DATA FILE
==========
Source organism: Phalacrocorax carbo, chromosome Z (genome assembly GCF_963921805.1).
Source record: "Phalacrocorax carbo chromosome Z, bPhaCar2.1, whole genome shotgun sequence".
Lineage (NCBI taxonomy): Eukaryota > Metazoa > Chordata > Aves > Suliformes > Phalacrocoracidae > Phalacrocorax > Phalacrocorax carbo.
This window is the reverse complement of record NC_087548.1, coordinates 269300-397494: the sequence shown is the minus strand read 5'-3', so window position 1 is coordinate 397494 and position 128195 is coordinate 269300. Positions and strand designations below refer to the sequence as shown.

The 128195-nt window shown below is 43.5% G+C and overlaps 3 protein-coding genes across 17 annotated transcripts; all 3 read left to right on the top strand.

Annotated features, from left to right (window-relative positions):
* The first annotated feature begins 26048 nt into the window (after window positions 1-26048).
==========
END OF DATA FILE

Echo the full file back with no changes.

Source organism: Phalacrocorax carbo, chromosome Z (genome assembly GCF_963921805.1).
Source record: "Phalacrocorax carbo chromosome Z, bPhaCar2.1, whole genome shotgun sequence".
Lineage (NCBI taxonomy): Eukaryota > Metazoa > Chordata > Aves > Suliformes > Phalacrocoracidae > Phalacrocorax > Phalacrocorax carbo.
This window is the reverse complement of record NC_087548.1, coordinates 269300-397494: the sequence shown is the minus strand read 5'-3', so window position 1 is coordinate 397494 and position 128195 is coordinate 269300. Positions and strand designations below refer to the sequence as shown.

The 128195-nt window shown below is 43.5% G+C and overlaps 3 protein-coding genes across 17 annotated transcripts; all 3 read left to right on the top strand.

Annotated features, from left to right (window-relative positions):
* The first annotated feature begins 26048 nt into the window (after window positions 1-26048).